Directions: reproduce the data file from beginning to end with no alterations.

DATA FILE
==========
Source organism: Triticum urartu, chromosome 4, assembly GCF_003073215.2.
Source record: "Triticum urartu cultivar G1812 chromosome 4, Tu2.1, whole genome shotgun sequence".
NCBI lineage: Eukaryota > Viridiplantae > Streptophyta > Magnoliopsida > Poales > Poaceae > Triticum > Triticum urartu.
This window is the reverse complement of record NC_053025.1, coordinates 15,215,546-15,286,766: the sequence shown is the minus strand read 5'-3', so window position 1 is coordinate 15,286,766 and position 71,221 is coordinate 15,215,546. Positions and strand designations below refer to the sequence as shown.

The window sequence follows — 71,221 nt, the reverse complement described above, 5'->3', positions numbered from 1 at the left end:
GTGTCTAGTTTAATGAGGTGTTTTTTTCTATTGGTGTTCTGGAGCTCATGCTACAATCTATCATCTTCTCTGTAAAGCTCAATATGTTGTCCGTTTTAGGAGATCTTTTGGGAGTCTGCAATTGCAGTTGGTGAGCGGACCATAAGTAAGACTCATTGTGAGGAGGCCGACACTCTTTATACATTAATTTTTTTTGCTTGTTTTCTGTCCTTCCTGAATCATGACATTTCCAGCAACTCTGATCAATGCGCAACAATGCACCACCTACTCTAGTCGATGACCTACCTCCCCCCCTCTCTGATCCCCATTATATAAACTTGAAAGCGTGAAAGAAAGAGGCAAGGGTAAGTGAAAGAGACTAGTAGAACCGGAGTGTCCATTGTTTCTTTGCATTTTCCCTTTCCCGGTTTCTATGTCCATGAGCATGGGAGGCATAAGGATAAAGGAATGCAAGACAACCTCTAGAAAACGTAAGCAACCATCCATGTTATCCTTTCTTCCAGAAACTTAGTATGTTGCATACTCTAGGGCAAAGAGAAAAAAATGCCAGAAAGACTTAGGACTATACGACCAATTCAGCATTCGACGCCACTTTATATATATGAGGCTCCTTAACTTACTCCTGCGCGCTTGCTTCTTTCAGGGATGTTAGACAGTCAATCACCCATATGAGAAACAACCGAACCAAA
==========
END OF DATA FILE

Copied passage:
Source organism: Triticum urartu, chromosome 4, assembly GCF_003073215.2.
Source record: "Triticum urartu cultivar G1812 chromosome 4, Tu2.1, whole genome shotgun sequence".
NCBI lineage: Eukaryota > Viridiplantae > Streptophyta > Magnoliopsida > Poales > Poaceae > Triticum > Triticum urartu.
This window is the reverse complement of record NC_053025.1, coordinates 15,215,546-15,286,766: the sequence shown is the minus strand read 5'-3', so window position 1 is coordinate 15,286,766 and position 71,221 is coordinate 15,215,546. Positions and strand designations below refer to the sequence as shown.

The window sequence follows — 71,221 nt, the reverse complement described above, 5'->3', positions numbered from 1 at the left end:
GTGTCTAGTTTAATGAGGTGTTTTTTTCTATTGGTGTTCTGGAGCTCATGCTACAATCTATCATCTTCTCTGTAAAGCTCAATATGTTGTCCGTTTTAGGAGATCTTTTGGGAGTCTGCAATTGCAGTTGGTGAGCGGACCATAAGTAAGACTCATTGTGAGGAGGCCGACACTCTTTATACATTAATTTTTTTTGCTTGTTTTCTGTCCTTCCTGAATCATGACATTTCCAGCAACTCTGATCAATGCGCAACAATGCACCACCTACTCTAGTCGATGACCTACCTCCCCCCCTCTCTGATCCCCATTATATAAACTTGAAAGCGTGAAAGAAAGAGGCAAGGGTAAGTGAAAGAGACTAGTAGAACCGGAGTGTCCATTGTTTCTTTGCATTTTCCCTTTCCCGGTTTCTATGTCCATGAGCATGGGAGGCATAAGGATAAAGGAATGCAAGACAACCTCTAGAAAACGTAAGCAACCATCCATGTTATCCTTTCTTCCAGAAACTTAGTATGTTGCATACTCTAGGGCAAAGAGAAAAAAATGCCAGAAAGACTTAGGACTATACGACCAATTCAGCATTCGACGCCACTTTATATATATGAGGCTCCTTAACTTACTCCTGCGCGCTTGCTTCTTTCAGGGATGTTAGACAGTCAATCACCCATATGAGAAACAACCGAACCAAA